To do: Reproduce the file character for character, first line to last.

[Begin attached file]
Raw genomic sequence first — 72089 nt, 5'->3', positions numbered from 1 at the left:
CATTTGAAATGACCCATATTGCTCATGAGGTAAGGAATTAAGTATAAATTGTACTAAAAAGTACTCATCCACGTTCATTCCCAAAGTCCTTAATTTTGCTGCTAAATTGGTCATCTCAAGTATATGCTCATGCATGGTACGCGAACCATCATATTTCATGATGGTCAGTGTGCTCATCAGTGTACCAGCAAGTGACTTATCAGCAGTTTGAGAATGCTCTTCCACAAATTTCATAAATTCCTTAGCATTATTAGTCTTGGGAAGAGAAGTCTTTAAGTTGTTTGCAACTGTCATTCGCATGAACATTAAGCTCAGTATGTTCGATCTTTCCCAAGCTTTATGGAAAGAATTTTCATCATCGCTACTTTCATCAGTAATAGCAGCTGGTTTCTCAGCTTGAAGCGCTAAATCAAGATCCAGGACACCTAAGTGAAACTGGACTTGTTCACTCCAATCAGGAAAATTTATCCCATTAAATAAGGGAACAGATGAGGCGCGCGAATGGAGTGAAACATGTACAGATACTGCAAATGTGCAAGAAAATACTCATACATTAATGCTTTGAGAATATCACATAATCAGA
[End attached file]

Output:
Raw genomic sequence first — 72089 nt, 5'->3', positions numbered from 1 at the left:
CATTTGAAATGACCCATATTGCTCATGAGGTAAGGAATTAAGTATAAATTGTACTAAAAAGTACTCATCCACGTTCATTCCCAAAGTCCTTAATTTTGCTGCTAAATTGGTCATCTCAAGTATATGCTCATGCATGGTACGCGAACCATCATATTTCATGATGGTCAGTGTGCTCATCAGTGTACCAGCAAGTGACTTATCAGCAGTTTGAGAATGCTCTTCCACAAATTTCATAAATTCCTTAGCATTATTAGTCTTGGGAAGAGAAGTCTTTAAGTTGTTTGCAACTGTCATTCGCATGAACATTAAGCTCAGTATGTTCGATCTTTCCCAAGCTTTATGGAAAGAATTTTCATCATCGCTACTTTCATCAGTAATAGCAGCTGGTTTCTCAGCTTGAAGCGCTAAATCAAGATCCAGGACACCTAAGTGAAACTGGACTTGTTCACTCCAATCAGGAAAATTTATCCCATTAAATAAGGGAACAGATGAGGCGCGCGAATGGAGTGAAACATGTACAGATACTGCAAATGTGCAAGAAAATACTCATACATTAATGCTTTGAGAATATCACATAATCAGA